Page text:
An ultrasonic knife is a blade that vibrates a tiny amount at a high frequency, giving the knife edge minor superpowers. It gets used much like any other blade, but it becomes far easier to cut through troublesome materials like rubber or hard plastics. I was always curious about them, and recently made my own by modifying another tool. It turns out that an ultrasonic scaling tool intended for dental use can fairly easily be turned into a nimble little ultrasonic cutter for fine detail work.
I originally started thinking about an ultrasonic knife to make removing supports from SLA 3D prints easier. SLA resin prints are made from a smooth, hard plastic and can sometimes require a veritable forest of supports. These supports are normally removed with flush cutters, or torn off if one doesn’t care about appearances, but sometimes the density of supports makes this process awkward, especially on small objects.
I imagined that an ultrasonic blade would make short work of these pesky supports, and for the most part, I was right! It won’t effortlessly cut through a forest of support bases like a hot knife through butter, but it certainly makes it easier to remove tricky supports from the model itself. Specifically, it excels at slicing through fine areas while preserving delicate features. Continue reading “Making An Ultrasonic Cutter For Post-processing Tiny 3D Prints”→
Alongside the Commodores, Ataris, Nintendos, and all the other game systems of the 80s, there was a single unique video game system that stood out from the pack. This was the Vectrex, a console with a built-in CRT meant to display vector graphics and only vector graphics. The video game crash of 1983 wasn’t kind to the Vectrex, but it still lives on with a reasonably popular homebrew scene. Still, these homebrew games are limited by the hardware itself. After thirty years, the Vectrex has an upgrade. The Vectrex32 is a coprocessor, designed for the Vectrex cartridge slot, that gives this ancient console better graphics and 32-bit capabilities.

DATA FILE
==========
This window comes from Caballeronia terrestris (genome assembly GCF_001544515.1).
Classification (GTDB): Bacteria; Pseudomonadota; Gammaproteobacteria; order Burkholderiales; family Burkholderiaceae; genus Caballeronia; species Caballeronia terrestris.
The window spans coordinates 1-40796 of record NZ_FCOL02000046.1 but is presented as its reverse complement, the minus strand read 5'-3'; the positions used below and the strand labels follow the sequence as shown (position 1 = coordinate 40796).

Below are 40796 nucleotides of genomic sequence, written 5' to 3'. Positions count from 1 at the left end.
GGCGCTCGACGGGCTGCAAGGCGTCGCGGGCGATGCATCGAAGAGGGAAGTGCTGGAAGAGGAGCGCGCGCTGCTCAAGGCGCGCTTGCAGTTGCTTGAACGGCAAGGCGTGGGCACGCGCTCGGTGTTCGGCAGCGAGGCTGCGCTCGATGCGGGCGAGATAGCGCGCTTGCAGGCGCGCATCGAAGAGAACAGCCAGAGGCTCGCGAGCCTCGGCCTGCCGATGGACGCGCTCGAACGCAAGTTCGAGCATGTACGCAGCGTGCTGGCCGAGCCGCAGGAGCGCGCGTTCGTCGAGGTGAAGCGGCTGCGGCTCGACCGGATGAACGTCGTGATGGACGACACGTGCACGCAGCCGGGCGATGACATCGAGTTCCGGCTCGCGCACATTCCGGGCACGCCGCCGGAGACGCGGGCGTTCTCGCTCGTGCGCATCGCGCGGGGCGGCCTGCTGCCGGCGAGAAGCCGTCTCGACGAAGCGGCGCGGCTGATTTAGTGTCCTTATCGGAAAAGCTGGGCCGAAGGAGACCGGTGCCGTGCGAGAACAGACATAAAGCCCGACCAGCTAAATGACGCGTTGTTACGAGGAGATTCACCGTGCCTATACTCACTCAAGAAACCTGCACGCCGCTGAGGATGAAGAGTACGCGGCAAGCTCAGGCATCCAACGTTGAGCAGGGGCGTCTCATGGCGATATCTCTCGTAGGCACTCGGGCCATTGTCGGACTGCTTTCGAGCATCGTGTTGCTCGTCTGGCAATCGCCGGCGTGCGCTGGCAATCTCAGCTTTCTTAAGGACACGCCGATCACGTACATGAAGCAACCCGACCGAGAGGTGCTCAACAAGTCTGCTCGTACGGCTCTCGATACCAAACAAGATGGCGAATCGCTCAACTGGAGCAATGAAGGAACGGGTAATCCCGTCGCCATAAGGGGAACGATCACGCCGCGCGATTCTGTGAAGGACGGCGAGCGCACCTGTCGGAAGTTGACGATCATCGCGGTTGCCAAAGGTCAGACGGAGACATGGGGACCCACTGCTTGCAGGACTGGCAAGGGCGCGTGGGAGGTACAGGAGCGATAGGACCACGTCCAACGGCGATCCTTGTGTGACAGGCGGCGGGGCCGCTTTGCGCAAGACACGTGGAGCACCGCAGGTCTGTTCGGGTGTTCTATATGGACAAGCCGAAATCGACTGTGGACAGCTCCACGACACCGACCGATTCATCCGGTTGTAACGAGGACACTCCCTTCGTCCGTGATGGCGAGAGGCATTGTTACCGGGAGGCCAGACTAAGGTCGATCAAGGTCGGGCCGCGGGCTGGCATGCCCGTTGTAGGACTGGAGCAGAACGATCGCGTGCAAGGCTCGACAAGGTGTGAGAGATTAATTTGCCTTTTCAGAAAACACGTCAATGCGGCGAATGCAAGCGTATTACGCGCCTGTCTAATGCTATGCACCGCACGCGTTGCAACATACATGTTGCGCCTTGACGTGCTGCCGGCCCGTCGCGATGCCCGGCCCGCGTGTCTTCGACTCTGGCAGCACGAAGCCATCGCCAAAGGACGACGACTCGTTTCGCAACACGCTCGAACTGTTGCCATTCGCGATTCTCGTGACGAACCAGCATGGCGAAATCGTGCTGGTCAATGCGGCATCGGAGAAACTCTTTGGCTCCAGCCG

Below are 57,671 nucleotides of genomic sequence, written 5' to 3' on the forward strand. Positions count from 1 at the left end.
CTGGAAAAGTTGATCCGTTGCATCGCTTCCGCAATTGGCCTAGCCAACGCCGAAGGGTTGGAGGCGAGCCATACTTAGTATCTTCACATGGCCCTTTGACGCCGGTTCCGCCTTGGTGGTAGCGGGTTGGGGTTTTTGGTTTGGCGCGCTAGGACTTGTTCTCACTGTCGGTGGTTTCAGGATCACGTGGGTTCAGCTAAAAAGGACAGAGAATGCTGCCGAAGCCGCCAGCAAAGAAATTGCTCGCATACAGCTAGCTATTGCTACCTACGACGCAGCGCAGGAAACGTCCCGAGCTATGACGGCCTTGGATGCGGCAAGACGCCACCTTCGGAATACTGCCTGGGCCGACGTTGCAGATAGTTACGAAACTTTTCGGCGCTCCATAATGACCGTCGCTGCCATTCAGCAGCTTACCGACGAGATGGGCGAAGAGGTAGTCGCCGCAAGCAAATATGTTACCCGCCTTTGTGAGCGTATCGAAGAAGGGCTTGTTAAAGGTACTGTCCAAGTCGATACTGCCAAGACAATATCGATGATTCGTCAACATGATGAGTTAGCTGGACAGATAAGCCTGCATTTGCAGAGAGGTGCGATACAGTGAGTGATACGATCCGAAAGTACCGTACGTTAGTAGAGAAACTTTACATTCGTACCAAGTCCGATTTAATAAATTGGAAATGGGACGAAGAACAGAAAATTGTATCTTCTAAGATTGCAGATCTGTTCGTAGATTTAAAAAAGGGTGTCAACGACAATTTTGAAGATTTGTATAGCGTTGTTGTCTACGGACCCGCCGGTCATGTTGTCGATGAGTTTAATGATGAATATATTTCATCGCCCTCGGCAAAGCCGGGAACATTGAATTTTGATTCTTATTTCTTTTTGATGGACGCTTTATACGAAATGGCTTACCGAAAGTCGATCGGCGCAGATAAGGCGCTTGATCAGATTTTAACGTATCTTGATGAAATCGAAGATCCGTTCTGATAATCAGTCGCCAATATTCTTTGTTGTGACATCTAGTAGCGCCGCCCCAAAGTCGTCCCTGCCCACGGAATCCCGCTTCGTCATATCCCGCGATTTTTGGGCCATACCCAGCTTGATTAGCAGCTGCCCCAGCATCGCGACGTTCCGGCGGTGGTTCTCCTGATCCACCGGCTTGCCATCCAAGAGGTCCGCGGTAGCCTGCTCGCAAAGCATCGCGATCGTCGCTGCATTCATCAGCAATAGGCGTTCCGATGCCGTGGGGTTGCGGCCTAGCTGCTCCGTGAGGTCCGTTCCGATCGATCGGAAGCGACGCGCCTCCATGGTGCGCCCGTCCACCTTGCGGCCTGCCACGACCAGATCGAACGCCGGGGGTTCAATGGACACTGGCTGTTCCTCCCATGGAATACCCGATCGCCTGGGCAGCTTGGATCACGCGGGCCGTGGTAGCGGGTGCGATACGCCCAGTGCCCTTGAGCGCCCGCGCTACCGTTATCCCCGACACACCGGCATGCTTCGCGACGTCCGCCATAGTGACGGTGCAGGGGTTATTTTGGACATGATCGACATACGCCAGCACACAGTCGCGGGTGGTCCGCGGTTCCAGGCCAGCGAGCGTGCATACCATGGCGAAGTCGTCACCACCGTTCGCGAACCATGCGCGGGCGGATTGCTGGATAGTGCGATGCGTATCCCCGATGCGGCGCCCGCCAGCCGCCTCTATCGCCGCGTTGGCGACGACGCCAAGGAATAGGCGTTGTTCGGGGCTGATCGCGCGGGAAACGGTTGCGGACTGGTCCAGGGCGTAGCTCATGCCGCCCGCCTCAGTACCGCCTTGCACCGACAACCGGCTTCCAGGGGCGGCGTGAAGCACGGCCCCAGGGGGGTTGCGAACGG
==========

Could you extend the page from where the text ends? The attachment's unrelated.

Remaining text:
There’s a whole site dedicated to this Vectrex add-on, and the hardware is pretty much what you would expect. There’s a fast PIC32 microcontroller on this cartridge, a USB port, and a dual-port memory chip that’s connected to the Vectrix’s native processor.
Since this add-on cartridge is effectively a computer itself, the Vectrex32 can operate as a BASIC interpreter for the Vectrex. That’s something the original hardware couldn’t have done, and makes homebrew development much easier.
You can check out a few videos describing the functionality of the Vectrex32 below, along with a few gameplay videos of new homebrew games written specifically for the Vectrex.